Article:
The population is 50% rural and 50% urban. Population growth trends show El Salvador becoming more urbanized, with the highest percentage of the population (25%) living in the metropolitan area of San Salvador, which comprises 14 municipalities. These highly urban municipalities have an average urban/rural population distribution of 80% and 20%.

Municipal Water Company in San Julián, El Salvador 1 Carlos Linares El Salvador's gross domestic product (GDP) showed positive signs of growth in the post- war period of 1988-1997, increasing at an average annual growth rate of 2.2%1. The GDP in 1997 was US$ 7,663 million (in 1990 dollars). Measured in constant 1990 US dollars, the GDP per capita in 1997 was $1,293, showing only a slight increase over 1988 ($1,274), due to a slowdown in economic growth (reported in 1996 and 1997). El Salvador’s GDP per capita is one of the lowest in Latin America.

El Salvador has a high degree of income inequality, both in urban and rural areas. The incidence of poverty in rural areas is much greater than that of urban areas. The incidence of rural poverty is estimated at 55% of the total population, while in urban areas, it is only 16%.

The Inter-American Development Bank (IDB) attributes the slowdown in economic growth, as well as the widening gap in income distribution and access to basic public services, to institutional rigidities and inadequate public structures, which the Government of El Salvador (GOES) is endeavoring to correct.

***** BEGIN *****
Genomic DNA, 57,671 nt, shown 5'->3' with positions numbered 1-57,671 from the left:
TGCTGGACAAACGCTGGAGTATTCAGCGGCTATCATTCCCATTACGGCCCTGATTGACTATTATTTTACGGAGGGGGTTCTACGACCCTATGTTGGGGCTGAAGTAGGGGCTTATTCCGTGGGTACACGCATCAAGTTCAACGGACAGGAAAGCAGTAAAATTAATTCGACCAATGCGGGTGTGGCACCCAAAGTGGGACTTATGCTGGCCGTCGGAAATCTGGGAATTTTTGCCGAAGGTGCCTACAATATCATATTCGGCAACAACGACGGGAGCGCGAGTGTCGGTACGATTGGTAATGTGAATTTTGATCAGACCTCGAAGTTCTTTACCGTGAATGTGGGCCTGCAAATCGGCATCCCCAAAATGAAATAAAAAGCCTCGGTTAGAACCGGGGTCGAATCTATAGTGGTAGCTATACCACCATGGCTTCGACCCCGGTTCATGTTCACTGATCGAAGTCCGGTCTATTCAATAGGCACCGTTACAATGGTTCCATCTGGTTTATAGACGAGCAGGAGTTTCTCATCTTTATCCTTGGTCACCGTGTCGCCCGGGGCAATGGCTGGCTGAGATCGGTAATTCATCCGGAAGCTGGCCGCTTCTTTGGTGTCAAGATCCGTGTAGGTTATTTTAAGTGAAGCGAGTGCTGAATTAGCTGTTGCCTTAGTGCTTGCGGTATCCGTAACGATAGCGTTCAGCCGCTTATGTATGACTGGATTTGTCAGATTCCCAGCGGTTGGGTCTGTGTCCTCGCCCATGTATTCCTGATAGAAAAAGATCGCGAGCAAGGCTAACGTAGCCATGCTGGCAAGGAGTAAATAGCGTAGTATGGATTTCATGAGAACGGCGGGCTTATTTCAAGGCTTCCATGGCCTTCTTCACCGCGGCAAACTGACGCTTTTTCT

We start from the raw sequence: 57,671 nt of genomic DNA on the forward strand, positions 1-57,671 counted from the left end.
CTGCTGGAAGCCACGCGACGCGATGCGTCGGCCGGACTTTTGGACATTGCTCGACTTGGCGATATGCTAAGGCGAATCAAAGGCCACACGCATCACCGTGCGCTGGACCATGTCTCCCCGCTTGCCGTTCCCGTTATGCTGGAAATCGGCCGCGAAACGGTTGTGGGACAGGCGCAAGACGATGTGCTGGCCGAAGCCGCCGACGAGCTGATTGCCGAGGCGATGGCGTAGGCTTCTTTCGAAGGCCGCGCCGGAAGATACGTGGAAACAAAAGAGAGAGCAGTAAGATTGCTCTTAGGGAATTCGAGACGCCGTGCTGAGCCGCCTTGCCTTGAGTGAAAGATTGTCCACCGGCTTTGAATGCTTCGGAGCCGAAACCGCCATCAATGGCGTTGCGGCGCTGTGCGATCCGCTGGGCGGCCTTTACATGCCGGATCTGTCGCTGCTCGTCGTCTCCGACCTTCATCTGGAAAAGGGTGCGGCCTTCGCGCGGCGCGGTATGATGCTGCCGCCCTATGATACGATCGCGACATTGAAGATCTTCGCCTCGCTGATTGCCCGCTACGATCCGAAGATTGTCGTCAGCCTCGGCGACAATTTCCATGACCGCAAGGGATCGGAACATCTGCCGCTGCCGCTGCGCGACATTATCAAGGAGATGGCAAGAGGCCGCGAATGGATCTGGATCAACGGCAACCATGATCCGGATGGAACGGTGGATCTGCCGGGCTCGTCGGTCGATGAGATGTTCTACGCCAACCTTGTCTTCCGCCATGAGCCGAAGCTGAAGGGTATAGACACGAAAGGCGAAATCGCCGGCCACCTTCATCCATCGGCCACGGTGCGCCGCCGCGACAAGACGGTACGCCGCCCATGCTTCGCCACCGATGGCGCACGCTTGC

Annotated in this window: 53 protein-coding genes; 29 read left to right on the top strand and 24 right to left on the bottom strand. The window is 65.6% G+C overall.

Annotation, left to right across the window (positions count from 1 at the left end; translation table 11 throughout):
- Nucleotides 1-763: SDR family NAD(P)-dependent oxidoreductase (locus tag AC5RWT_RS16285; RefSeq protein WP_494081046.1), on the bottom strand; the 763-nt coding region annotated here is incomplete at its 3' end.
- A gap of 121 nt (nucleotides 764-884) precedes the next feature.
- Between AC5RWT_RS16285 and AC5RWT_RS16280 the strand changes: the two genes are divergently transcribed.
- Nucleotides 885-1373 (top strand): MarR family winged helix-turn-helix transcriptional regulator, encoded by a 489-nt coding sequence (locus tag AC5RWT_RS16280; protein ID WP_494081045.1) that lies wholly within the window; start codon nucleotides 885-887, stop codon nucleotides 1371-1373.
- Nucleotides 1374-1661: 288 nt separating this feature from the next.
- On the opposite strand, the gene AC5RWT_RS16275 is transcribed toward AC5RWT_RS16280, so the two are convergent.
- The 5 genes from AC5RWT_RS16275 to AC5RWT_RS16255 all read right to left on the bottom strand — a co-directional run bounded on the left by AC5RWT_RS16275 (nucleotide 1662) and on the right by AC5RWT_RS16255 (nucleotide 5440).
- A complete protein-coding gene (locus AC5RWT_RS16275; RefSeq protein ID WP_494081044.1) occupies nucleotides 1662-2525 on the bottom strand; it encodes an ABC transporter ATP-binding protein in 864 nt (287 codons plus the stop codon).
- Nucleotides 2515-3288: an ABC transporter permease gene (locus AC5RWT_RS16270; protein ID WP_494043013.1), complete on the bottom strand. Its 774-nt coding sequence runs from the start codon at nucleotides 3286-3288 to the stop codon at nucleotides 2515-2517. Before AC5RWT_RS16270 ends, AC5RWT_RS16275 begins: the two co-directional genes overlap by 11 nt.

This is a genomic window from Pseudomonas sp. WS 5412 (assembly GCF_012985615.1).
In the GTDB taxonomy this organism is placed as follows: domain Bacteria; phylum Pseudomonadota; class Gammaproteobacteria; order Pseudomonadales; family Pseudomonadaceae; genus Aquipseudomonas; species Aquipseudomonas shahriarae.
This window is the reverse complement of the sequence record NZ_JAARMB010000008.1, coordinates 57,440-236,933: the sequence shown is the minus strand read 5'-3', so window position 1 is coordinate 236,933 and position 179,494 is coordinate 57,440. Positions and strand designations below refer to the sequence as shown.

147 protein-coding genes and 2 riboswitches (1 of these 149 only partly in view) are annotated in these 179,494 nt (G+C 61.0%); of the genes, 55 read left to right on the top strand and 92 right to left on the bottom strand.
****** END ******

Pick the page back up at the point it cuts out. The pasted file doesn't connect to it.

Sector Situation and Organization

The primary source of water for El Salvador is the Lempa River. It is estimated that 63% of the country's available water resources come from the Lempa River basin, with the balance drawn from other surface and underground water resources. Water is used to generate electric power, irrigate farmland, and supply drinking water. The principal user of water resources, although not the main consumer, is the electricity sector since over 60% of the country’s electric power comes from hydroelectric plants. Irrigation accounts for the largest proportion of water consumption, distributing the resource over some 46,000 hectares of farmland. Human water consumption is relatively low, averaging 120 liters/person/day in San Salvador and less in the smaller municipalities owing to reduced production capacity2.